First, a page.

Since time immemorial, India has been the breeding ground for martial artists of various classifications. These art forms thrived in India’s traditional sports and gave birth to many sporting legends. Modern combat sports, armed, as well as bare-handed, find their roots in ancient India. One such combat sport is wrestling. Counted among the most prestigious and oldest sports in the Olympic games (included in 708 BC), wrestling is India’s gift to the world.
As a matter of fact, Kushti, the Indian form of wrestling, is the oldest sport in the world.
And yet, it remains a lesser celebrated sport in India. Talking of Kushti, an Akhara is the training arena where wrestlers are bred and trained. Unfortunately, the traditional akharas have been replaced in the urban culture by glamorous gyms and fitness centers. As Indian akharas continue to fight for their relevance in modern times, we bring you 10 most prominent akharas from India that continue to give us world class wrestlers:
1. Guru Hanuman Akhara, Maujpur, New Delhi
Established in 1925, Guru Hanuman Akhara has produced world class wrestlers like Dara Singh, Guru Satpal, Sushil Kumar and Yogendra Kumar.
2. Chhatrasal Akhara, Model Town, New Delhi
Set in the complex of Chhatrasal Stadium in North Delhi, Chhatrasal Akhara is famous for being the breeding ground for India’s most prominent wrestling teacher, Satpal Singh. Relatively modern in its conduct, this Akhara prides itself with wrestlers like Yogeshwar Dutt and Sushil Kumar.
3. Guru Jasram Ji Akhara, Harkesh Nagar, New Delhi
Located on the Mathura Highway Road in South Delhi, this is one of the most reputed Akharas in India. The Akhara is run by 85-year-old Guru Jasram Ji. More than 250 wrestlers come here to train every day. Sports Authority of India has also assigned a coach for Guru Jasram’s assistance.
4. Shree Laxminarayan Vyayam Shala, Arthur Road, Mumbai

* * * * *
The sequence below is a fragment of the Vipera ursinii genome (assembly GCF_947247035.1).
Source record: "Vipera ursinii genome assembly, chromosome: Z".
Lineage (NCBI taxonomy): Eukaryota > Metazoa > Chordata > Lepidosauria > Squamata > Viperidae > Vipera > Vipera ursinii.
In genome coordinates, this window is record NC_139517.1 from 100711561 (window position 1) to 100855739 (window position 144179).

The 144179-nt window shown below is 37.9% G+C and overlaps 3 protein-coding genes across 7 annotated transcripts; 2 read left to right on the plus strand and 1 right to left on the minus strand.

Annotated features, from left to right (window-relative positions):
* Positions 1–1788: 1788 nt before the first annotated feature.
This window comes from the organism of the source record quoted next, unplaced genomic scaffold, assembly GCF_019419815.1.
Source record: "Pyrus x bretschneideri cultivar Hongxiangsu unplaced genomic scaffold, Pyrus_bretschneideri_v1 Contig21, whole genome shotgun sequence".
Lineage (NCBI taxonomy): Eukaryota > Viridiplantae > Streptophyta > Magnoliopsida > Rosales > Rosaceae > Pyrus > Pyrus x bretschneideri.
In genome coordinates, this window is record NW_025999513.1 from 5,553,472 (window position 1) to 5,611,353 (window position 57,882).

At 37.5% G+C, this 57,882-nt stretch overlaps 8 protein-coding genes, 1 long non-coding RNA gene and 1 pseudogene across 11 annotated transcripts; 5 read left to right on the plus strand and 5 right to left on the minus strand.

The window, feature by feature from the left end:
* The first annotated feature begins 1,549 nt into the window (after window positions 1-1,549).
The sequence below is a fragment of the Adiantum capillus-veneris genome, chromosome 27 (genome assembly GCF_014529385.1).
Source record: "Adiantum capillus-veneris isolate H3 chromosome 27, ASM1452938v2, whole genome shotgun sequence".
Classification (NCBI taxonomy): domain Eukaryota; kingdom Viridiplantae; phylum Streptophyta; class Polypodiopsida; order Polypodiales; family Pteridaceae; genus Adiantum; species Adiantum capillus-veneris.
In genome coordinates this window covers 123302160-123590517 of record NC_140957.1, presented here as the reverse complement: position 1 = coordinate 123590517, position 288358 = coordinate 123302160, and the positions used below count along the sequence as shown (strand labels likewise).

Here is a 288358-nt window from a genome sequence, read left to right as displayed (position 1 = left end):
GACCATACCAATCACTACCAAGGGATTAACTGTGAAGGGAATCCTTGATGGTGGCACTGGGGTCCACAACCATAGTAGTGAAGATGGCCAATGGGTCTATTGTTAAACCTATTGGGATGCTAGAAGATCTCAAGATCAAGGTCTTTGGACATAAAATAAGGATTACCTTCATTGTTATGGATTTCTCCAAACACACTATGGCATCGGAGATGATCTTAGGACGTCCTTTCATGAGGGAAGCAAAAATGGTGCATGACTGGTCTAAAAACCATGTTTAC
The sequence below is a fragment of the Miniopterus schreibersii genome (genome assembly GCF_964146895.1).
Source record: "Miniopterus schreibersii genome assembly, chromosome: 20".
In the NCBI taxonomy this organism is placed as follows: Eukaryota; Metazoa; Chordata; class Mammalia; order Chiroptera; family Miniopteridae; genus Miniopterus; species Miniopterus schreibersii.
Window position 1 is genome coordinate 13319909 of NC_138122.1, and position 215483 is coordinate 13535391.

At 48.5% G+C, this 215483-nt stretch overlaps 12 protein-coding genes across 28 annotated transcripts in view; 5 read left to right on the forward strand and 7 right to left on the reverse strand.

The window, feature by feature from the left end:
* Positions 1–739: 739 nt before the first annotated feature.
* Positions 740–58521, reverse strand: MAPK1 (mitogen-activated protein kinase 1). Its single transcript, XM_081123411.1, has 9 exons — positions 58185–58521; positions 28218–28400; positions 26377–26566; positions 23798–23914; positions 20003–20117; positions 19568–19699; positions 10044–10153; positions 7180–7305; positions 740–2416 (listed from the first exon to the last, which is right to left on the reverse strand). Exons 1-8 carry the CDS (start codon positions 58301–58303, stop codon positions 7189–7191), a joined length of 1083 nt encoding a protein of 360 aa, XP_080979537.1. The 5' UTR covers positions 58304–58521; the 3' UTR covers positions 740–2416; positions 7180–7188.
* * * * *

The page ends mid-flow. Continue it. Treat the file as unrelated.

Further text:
Founded in the 1930s to mobilize Indian youth and encourage them to join the freedom struggle, this akhara is now home to more than 500 men who learn the craft of Kushti here.
5. Devlachi Talim, Mahatma Phule Peth, Pune
One of the oldest Talim (akhara) in the city, Devlachi Talim is rumored to have been started by Ramdas Swami who was one of the influences of Chhatrapati Shivaji Maharaj. This akhara has been home to legendary wrestler Hiraman Bankar and rightly considered as India’s cultural pride.
6. Chinchechi Talim, Shukrawar Peth, Pune
This akhara was built by Mhaskaji Damodar Pandit in 1773 during the Peshwas’ rule in Pune. Buwasaheb Ghume brought recognition and pride to this akhara after winning numerous national and international accolades with his skills.
7. Guru Rajkumar Goswami Akhara, Gokul Puri, New Delhi
From the land that’s given India some of our greatest warriors, Guru Rajkumar Goswami Akhara has earned a name for itself for its aim to train female wrestlers and arm them with self-defense techniques.
8. Guru Shyam Lal Akhara, Arjangarh, Haryana
Haryana has given India some of the most prominent wrestlers in the history of the sport. From Yogeshwar Dutt to Geeta Phogat, Haryana has played a very poignant role in keeping the akhara culture alive and kicking in India. Guru Shyam Lal Akhara located in the vicinity of Arjangarh metro station is one of the more accessible akharas in the NCR region.
9. Guru Leelu Akhara, Ladpur, Haryana
Headed by the valiant Leelu Pehelwan from Ladpur, this akhara is far from the hustle-bustle of city life. The mud ring in the akhara is well complemented by the shrine of Lord Hanuman. The akhara is also equipped with kitchen facilities to meet the daily dietary needs of the wrestlers.
10. Shivalay Pehalwanji ka Akhara, Mathura, Uttar Pradesh
Life in the ancient city of Mathura is unperturbed by the wave of globalization in the world. However, akharas form a strong foundation in the heritage of the city. Shivaji Pehelwanji Ka Akhara is one of the most reputed akharas in the city that attracts young dreamers from around the country.
With big movies like Dangal and Sultan finally bringing wrestling into limelight, we can only hope India’s gift to the world, Kushti, gets the attention that it always deserved.
One of the key elements of India’s rich historical heritage is the Akhara culture which is grappling for its survival in today’s day and age.
It’s time we took a moment out to recognize and respect the training arenas that continue to bring us medals from international competitions.